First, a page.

In church this week, I heard a quote that I have thought a lot about this week. The quote was from Jim Elliott, one of the 4 missionaries killed by the Waodani Indians. Jim said, "He is no fool who gives what He cannot keep to gain what He cannot lose". I just wonder...Am I willing to surrender my life so completely to God that I would die for my faith? Am I too absorbed in my own desires to be able to minister effectively? I pray that Eternal life with Christ would be more important to me than anyone or anything that I could ever have in this life. I also pray that my life would be such an amazing witness for Christ that lives would be forever changed.

Friday, August 29, 2008

Whirlwind first week

This week has been very busy! I had orientation every day and began learning a little about Korean language and culture. I can actually say a few things now and I don't feel as uncomfortable as I did in the beginning trying to use Korean words. Yesterday was my favorite part of orientation because I got to go visit the school that I will be teaching at Monday! The school is called Cheonan Namsam Elementary and it has around 1200 students in 1st through 6th grade. The kids were very excited about the new "foreign" English teacher coming to the school, but also a little apprehensive because I am a native English speaker. I visited all of the different floors of the school and it almost felt like I was a celebrity. The kids would surround me and say "hi"! They gave me hugs, some shook my hand, and others brought me a piece of paper and asked for my signature. I probably signed 50 papers while I was there. Some were too shy to talk to me, but seeing their smiles calmed my nervousness. I teach at Namsan Monday-Wednesday and then I teach at another elementary school called Sin-an on Thursdays and Fridays. I don't know very much about my second school, but I learned today how to take the bus and walk to the second school on Thursday.

Tomorrow all of us will meet with some Korean pastors or Sunday school superintendants from Korean churches for lunch and work out carpooling to church on Sunday morning. The tradition in Korea is for all churches to begin at 11 a.m. and eat lunch together after the service. I possibly will have the opportunity to share a Bible story for the children on Sunday morning, as well. On Monday morning, there will be an assembly for all the students and teachers at my school and I will have to introduce myself to everyone. I am a little nervous, but I am confident that God's grace will give me strength. I have thought a lot over the past few days about why I am here. I know I came here to be an English teacher, but I also came here because God called me to serve in Korea. His purposes are much greater and far more vast than I could ever grasp or imagine. As a follower of Jesus Christ, my mission is always to have the mind of Christ, be willing to testify about what He has done in my life, and to share His love with everyone I come in contact with on a daily basis. My job here may be a teacher, but I am first and foremost Christ's disciple living in a world in need of the hope found in the Gospel of Jesus Christ!

Tuesday, August 26, 2008

Starting my new life in Korea...

So I have been in Cheonan for 5 days now and I am finally beginning to adjust to the 13 hour time difference. I am surprised that I have been so adaptable to the time difference, the difference in food, and the inability to carry on a conversation with anyone except the "foreigners" in the city. One of the main things that I think has made it easier is the complete peace that I have felt since I stepped out of the plane onto Korean soil. I have not once been apprehensive about it or frightened, like I was when I began to make the decision to change my entire life and move here. I will definitely say that everything has been completely ordained by the hand of God. His presence has been very real to me and I am very excited about allowing Him to lead and guide me on this new journey in life.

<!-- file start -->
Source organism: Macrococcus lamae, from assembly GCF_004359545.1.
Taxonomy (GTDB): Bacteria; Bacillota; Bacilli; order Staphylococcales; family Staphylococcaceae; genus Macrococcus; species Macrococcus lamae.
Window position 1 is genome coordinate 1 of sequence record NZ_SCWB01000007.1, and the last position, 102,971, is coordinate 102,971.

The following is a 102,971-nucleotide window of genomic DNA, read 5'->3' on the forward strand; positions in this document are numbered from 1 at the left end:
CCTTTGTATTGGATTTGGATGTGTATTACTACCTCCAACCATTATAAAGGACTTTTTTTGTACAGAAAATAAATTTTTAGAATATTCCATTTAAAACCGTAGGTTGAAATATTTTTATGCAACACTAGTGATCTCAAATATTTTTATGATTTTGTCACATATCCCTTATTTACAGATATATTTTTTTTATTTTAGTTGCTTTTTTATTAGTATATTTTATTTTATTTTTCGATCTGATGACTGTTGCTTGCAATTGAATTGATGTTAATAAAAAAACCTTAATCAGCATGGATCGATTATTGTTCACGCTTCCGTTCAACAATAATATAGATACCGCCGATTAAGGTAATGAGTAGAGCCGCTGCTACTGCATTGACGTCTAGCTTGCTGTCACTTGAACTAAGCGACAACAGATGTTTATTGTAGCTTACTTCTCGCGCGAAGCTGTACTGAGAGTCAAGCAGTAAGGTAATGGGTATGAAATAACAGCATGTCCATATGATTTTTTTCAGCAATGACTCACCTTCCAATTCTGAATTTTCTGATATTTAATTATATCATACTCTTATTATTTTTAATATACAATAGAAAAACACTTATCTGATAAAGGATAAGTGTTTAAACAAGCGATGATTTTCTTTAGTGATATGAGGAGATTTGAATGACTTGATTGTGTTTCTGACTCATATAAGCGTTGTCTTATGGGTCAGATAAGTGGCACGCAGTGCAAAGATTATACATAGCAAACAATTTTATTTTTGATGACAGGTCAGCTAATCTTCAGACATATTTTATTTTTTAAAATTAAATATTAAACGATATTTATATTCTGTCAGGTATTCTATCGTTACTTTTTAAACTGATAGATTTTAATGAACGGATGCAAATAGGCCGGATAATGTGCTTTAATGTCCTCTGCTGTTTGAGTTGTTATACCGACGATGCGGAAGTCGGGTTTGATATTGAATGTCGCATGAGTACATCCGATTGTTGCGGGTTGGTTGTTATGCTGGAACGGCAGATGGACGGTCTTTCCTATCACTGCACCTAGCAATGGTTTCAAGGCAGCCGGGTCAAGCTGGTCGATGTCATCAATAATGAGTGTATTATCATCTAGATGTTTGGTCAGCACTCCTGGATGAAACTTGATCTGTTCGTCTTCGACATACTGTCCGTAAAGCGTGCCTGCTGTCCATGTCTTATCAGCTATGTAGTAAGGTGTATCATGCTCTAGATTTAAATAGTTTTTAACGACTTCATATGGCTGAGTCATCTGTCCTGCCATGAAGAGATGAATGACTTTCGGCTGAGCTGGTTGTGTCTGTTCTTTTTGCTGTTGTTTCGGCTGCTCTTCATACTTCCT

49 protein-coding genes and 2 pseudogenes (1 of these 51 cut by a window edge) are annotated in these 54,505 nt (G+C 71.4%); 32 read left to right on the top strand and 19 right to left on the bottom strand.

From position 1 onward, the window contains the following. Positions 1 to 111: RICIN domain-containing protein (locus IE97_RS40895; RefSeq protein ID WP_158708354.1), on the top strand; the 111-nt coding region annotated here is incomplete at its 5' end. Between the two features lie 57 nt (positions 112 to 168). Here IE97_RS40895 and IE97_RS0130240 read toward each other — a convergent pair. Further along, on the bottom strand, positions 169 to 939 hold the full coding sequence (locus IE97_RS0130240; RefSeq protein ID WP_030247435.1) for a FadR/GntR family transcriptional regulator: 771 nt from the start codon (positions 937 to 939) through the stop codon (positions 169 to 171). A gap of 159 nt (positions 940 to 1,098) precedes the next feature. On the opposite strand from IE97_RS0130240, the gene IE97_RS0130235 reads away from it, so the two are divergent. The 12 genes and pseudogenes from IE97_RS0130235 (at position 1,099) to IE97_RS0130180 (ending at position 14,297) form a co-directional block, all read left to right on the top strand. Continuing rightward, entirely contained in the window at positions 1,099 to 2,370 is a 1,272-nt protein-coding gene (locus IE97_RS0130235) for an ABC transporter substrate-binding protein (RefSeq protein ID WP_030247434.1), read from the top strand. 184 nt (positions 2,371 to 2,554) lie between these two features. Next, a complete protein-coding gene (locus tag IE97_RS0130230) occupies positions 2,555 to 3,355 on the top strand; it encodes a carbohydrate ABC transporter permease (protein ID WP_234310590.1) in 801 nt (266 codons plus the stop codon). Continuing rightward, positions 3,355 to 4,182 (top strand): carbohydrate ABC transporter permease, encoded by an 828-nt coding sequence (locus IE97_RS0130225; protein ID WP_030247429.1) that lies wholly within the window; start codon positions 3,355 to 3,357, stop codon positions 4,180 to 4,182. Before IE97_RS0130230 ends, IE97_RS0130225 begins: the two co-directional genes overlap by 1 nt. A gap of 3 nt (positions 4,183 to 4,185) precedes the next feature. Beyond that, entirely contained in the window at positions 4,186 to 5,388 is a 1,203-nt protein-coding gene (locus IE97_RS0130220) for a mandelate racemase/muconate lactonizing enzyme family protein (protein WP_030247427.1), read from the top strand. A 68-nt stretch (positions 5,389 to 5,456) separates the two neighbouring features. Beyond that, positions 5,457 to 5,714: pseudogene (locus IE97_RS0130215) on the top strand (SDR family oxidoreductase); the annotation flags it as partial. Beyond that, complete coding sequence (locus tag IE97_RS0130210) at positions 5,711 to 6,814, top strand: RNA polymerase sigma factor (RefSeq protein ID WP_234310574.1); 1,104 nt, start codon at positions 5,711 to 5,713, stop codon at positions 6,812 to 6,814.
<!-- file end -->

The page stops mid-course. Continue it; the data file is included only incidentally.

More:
Sunday was an interesting experience for me because I went to my first Korean church service at Sung Moon("Holy Gate") Church of the Nazarene in downtown Cheonan. The entire service was in Korean, so for the most part I was totally lost and had no idea what was going on. During the music, I recognized "There's Power in the Blood" and "As the deer" which I sang along with in English. The District Superintendent who was also the Pastor preached from Jeremiah 33:1-3. Other than that, I have no idea what was being said during the service. Despite the language barrier, the Spirit of God moved me in an incredible way. I did not need to know the words that were spoken during the message, announcements, or the prayer. I only needed to use that time to be in communion with God and worship Him with my whole heart. It was actually one of the most meaningful worship experiences I have had because I realized it was not about the words, the songs, or about me at all, but it was about God and giving total honor, glory, and devotion to Him.

Today began my orientation as an English teacher in the public school system in Cheonan. We all started our day with a health check-up at the local hospital. It involved checking our weight, height, blood pressure, an eye exam, an x-ray for something, as well as a blood test.

We didn't really know what to expect and of course didn't really understand what any of the nurses or technicians were saying, but it went very smoothly after some confusion. We were then taken back to KNU for lunch as well as a brief introduction into the mission and emphasis of the university. It was amazing to hear of the technological advances that KNU has made specializing in service to people with disabilities and handicaps. There is definitely a great ministry here that reflects the compassion that Christ had for those who are blind, deaf, mute or unable to walk.

I am excited about what God is going to do in my life this year as I adjust to life in Korea, learn a new language, and begin teaching elementary students! My prayer is that my life will reflect the love of Christ and be an example of a life changed and being changed by God!